Julie & Julia Winner Revealed!

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Meryl Streep playing Julia Child, and Julia Child. Photo: Courtesy Paramount (left) and Hulton Archive / Getty Images

We received almost 100 entries for our Julie & Julia contest, and many of them showed the good humor and wide range of knowledge that we've come to expect from our readers. Congratulations to our winner, Danielle Stein, whose reasoning made her choices all the more convincing. Read her complete entry below, but first enjoy some honorary mentions.

Fastest Way to Lose the Contest: Begin your entry with, "Bitch, please."
Imagery That Made Us Giggle: "Bruce Villanch (Mario Batali)"
Impeccable Logic: "Rachel Ray — Valerie Bertinelli. If we can turn Brad Pitt into a BABY for God's sake we can all handle a female actress playing a younger person. It's 2009!!!"
Most Honest Reason — Among Many — for Tom Hanks to Play Dan Barber: "Both have large heads."



Dan Barber: Anthony Rapp — he has the angular face, looks great in glasses, and has the ability to simultaneously exude wholesome earnestness and a kind of virtuous subversiveness.

Maro Batali: I'm tempted to nominate Mark Holton — the heavy-set redhead on the basketball team in Teen Wolf and, more importantly, devious next door neighbor Francis Buxton in Pee Wee's Big Adventure, where he showed he had the sort of mischievous glimmer in his eye that could allow him to nail Mario — but I actually think Jack Black would do a bang up job in this role.


Anthony Bourdain: Since Elliott Gould isn't 20 years younger, and Jeffrey Epstein isn't a professional actor, it has to be Jeff Goldblum, who not only resembles Bourdain in his coloring, full lips, and intense gaze, but who, like Bourdain, can look deceivingly normal and average, while possessing penchants for the odd and exotic.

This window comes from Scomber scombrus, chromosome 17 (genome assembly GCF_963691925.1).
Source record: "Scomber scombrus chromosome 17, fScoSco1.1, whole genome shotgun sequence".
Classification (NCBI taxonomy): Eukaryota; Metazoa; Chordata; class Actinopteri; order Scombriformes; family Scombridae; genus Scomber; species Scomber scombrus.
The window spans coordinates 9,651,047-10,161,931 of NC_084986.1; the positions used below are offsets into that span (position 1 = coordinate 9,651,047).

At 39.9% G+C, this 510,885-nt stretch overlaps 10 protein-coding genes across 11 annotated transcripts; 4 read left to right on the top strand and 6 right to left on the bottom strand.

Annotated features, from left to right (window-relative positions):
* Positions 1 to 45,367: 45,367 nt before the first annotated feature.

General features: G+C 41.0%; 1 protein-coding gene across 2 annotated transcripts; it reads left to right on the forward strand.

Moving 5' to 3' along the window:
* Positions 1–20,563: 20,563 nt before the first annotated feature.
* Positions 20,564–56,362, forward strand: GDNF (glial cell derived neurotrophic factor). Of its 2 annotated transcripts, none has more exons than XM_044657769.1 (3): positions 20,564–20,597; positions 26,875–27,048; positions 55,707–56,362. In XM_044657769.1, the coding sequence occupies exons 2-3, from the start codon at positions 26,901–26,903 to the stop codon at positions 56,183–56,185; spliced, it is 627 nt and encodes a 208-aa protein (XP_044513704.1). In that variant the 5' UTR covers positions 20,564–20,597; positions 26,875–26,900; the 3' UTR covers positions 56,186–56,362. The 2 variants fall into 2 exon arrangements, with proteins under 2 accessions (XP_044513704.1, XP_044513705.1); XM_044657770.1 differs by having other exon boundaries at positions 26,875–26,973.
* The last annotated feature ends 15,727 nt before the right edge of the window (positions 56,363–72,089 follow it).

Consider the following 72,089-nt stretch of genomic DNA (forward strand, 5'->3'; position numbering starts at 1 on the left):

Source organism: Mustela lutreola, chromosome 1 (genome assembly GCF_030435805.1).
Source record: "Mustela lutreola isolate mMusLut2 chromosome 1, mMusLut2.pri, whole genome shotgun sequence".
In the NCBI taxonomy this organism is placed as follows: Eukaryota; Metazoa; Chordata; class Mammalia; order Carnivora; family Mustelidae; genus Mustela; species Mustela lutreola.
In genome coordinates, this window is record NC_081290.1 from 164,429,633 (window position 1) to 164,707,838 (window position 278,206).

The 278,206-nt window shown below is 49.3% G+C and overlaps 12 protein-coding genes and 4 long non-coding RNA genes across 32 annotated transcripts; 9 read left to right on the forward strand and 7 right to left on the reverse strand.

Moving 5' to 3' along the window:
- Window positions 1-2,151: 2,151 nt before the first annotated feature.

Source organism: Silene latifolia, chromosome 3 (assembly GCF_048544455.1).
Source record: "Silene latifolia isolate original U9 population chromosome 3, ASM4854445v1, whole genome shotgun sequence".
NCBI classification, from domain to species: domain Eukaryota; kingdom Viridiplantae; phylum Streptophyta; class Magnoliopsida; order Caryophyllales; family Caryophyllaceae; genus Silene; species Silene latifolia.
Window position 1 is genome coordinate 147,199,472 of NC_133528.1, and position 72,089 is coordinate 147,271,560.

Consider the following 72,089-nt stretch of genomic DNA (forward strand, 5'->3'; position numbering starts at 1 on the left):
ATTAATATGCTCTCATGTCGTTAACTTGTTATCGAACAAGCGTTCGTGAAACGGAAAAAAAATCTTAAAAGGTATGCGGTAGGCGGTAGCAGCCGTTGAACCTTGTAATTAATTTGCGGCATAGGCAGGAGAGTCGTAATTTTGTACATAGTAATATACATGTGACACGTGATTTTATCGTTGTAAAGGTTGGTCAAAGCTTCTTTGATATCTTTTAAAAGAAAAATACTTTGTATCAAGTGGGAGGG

Tom Colicchio: The bald-headedness, likability factor and poorly concealed goofiness of Bruce Willis would make him a good Tom.


Padma Lakshmi: Freida Pinto — it's too obvious, yes, but Pinto's beauty is one of the few on the silver screen right now to rival Lakshmi's, plus Pinto's extra-marital affair with her younger costar proves she's saucy enough for the role.


Wylie Dufresne: After years of playing the left-brained Dr. Mark Green, Anthony Edwards would rock the opportunity to grow his
(minimal) hair long and channel the kooky creativity he certainly possesses — after all, he was "Stoner Bud" in Fast Times at Ridgemont High.


Lidia Bastianich: Tovah Feldshuh would capitalize on the fact that, aesthetically and aurally at least, there is only the smallest of gaps between Jewish mothers and Italian mothers.


Rachel Ray: It's gotta be Ginnifer Goodwin — there's more than a passing resemblance between the two, plus Goodwin has already nailed bubbly and irritating in He's Just Not That Into You and nails overextended, down-to-earth, woman in need of 30-minute dinner recipes in Big Love.


Danny Meyer: Ben Stiller — like Meyer, he walks the line between fit-and-tanned cool guy and slightly nerdy, totally relatable Jew.


Eric Ripert: Sacha Baron Cohen, because he's great with exaggerated accents, is a large, looming presence with oversized-yet-attractive features (heavy eyebrows, prominent nose, good lips), and knows how to play a confident but unassuming, endearing character.